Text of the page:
Take Canabalt [$2.99], flip its camera 90 degrees and replace jumping with shoving and that, ladies and germs, is Shove Pro [$1.99]. Sorta. That's it on the most basic element. Shove Pro is perhaps actually engineering a new genre, the parody-action title, and the fact that it also has an airtight plot makes it all the more ludicrious/amazing/shoving.
In Rad Dragon's latest, you play as Lars Speedwagon, a stunt actor from a bygone Hollywood era when those chase scenes where the good guy jets down a crowded road and shoves innocent bystanders onto boxes, food trucks, or cars to slow down the authorities. It's Speedwagon's calling. He lives to shove. And he'll stop shoving if the cops get their shove-hating hands on him. Your job is to put off the inevitable for as long as possible.
This is done by intentionally colliding head-on with people on the street, which triggers a bullet-time-like sequence where you can select and drag the innocent sucker's limbs and indicate what direction and with how much force you'd like to send them careening into the stratosphere with.
There are some hiccups here: Because you can't see through your finger, you are basically just guessing and hoping things will go where you want them to. I suppose if it was a 1:1 ratio with dragging and dropping, there would be no challenge whatsoever, but with so much frequent shoving, it feels like you're being repeatedly reminded of the one bumpy spot in an otherwise very smooth package.
Even when things don't go where you intend them to, they still might thanks to the chain reactions you can cause. Think of it as a very pared-down version of Burnout: Revenge's crash mode -- where the goal is to string together the biggest disaster as possible. That's Shove Pro, in a shoving shove-shell.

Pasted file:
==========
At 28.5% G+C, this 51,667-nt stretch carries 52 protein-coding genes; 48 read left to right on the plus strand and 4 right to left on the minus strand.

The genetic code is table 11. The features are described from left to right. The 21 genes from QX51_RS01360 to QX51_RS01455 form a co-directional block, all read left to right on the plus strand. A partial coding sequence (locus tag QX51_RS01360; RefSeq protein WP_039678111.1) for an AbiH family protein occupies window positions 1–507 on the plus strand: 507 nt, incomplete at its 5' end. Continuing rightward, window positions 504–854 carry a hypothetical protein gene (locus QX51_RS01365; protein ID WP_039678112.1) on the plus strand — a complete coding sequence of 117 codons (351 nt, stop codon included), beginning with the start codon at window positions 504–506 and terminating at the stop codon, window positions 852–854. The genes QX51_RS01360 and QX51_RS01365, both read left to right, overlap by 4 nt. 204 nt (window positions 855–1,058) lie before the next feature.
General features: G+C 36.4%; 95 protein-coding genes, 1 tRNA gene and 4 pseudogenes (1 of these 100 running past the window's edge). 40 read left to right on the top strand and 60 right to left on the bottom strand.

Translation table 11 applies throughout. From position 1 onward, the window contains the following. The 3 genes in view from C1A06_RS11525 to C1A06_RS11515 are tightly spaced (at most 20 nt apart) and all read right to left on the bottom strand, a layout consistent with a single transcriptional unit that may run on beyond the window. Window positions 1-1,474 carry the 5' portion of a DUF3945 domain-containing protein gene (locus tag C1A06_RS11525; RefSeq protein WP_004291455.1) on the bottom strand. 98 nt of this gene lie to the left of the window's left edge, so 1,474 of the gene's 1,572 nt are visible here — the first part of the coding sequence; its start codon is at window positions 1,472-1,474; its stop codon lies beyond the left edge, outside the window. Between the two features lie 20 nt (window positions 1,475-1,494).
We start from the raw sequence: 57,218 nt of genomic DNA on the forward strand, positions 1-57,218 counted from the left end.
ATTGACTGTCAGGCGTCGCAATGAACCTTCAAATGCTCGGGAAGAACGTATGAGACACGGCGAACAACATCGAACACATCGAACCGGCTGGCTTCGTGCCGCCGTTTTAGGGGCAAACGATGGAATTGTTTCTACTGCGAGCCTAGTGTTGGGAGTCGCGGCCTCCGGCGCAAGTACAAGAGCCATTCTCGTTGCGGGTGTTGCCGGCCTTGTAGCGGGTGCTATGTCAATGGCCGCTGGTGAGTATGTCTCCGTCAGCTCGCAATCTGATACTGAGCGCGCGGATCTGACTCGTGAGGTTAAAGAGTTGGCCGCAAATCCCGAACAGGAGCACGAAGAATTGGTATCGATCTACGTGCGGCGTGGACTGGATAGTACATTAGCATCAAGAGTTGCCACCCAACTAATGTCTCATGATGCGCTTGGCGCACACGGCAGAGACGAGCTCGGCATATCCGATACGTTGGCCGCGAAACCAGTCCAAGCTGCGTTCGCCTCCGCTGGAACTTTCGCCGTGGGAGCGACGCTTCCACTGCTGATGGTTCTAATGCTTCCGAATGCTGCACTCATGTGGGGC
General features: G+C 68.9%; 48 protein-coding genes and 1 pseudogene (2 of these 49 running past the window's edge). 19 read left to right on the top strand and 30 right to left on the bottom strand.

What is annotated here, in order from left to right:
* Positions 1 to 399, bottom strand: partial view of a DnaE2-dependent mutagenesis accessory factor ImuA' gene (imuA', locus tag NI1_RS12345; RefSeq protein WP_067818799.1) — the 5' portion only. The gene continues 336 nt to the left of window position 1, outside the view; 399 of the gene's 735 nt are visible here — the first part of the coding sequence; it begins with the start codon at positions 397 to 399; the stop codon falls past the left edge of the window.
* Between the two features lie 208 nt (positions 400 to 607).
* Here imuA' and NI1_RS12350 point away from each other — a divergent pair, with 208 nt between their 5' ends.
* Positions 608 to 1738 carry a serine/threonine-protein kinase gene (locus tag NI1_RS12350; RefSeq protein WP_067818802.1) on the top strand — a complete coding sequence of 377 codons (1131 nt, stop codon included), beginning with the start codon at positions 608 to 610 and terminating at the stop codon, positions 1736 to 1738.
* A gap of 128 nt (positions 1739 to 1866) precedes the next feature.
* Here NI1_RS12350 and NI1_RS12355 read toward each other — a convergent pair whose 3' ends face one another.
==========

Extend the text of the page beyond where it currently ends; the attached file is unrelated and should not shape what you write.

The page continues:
Other twists pop up along the road the further you progress in each stage, like the requisite "two guys carrying a glass pane" and couples making out (for twice as much shoving). The better you do, the more lira you get, which lets you buy upgrades to add more and more wrinkles. They range from the aesthetic (nightmare mode turns everyone you shove into yourself, other countries offer different backdrops) to the more extreme (special effects turn your shoves into jump kicks, aka "shoving techniques from the Far East").
There's not a whole ton to this game, but most games in the genre tend not to be known for their complexity. They live and die by how tight their core mechanics work together and how much deceptive depth lies therein. It just so happens this is a game where you can shove a grandmother behind you into an advancing helicopter. And either that's gonna grab you or it ain't. And if it doesn't, hey: Go shove it up your shove-hole (a.k.a. the solar plex-shove).
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